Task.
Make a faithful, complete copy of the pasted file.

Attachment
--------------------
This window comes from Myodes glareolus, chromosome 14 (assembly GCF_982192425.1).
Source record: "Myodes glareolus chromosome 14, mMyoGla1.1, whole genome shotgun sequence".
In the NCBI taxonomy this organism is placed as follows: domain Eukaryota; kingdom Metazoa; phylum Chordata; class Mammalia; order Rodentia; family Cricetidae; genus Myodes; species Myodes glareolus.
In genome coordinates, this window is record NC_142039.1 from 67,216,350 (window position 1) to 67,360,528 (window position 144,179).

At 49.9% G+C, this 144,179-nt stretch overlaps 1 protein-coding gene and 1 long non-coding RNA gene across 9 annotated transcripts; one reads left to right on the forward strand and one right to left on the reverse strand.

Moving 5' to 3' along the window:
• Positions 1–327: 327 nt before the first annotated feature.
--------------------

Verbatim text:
This window comes from Myodes glareolus, chromosome 14 (assembly GCF_982192425.1).
Source record: "Myodes glareolus chromosome 14, mMyoGla1.1, whole genome shotgun sequence".
In the NCBI taxonomy this organism is placed as follows: domain Eukaryota; kingdom Metazoa; phylum Chordata; class Mammalia; order Rodentia; family Cricetidae; genus Myodes; species Myodes glareolus.
In genome coordinates, this window is record NC_142039.1 from 67,216,350 (window position 1) to 67,360,528 (window position 144,179).

At 49.9% G+C, this 144,179-nt stretch overlaps 1 protein-coding gene and 1 long non-coding RNA gene across 9 annotated transcripts; one reads left to right on the forward strand and one right to left on the reverse strand.

Moving 5' to 3' along the window:
• Positions 1–327: 327 nt before the first annotated feature.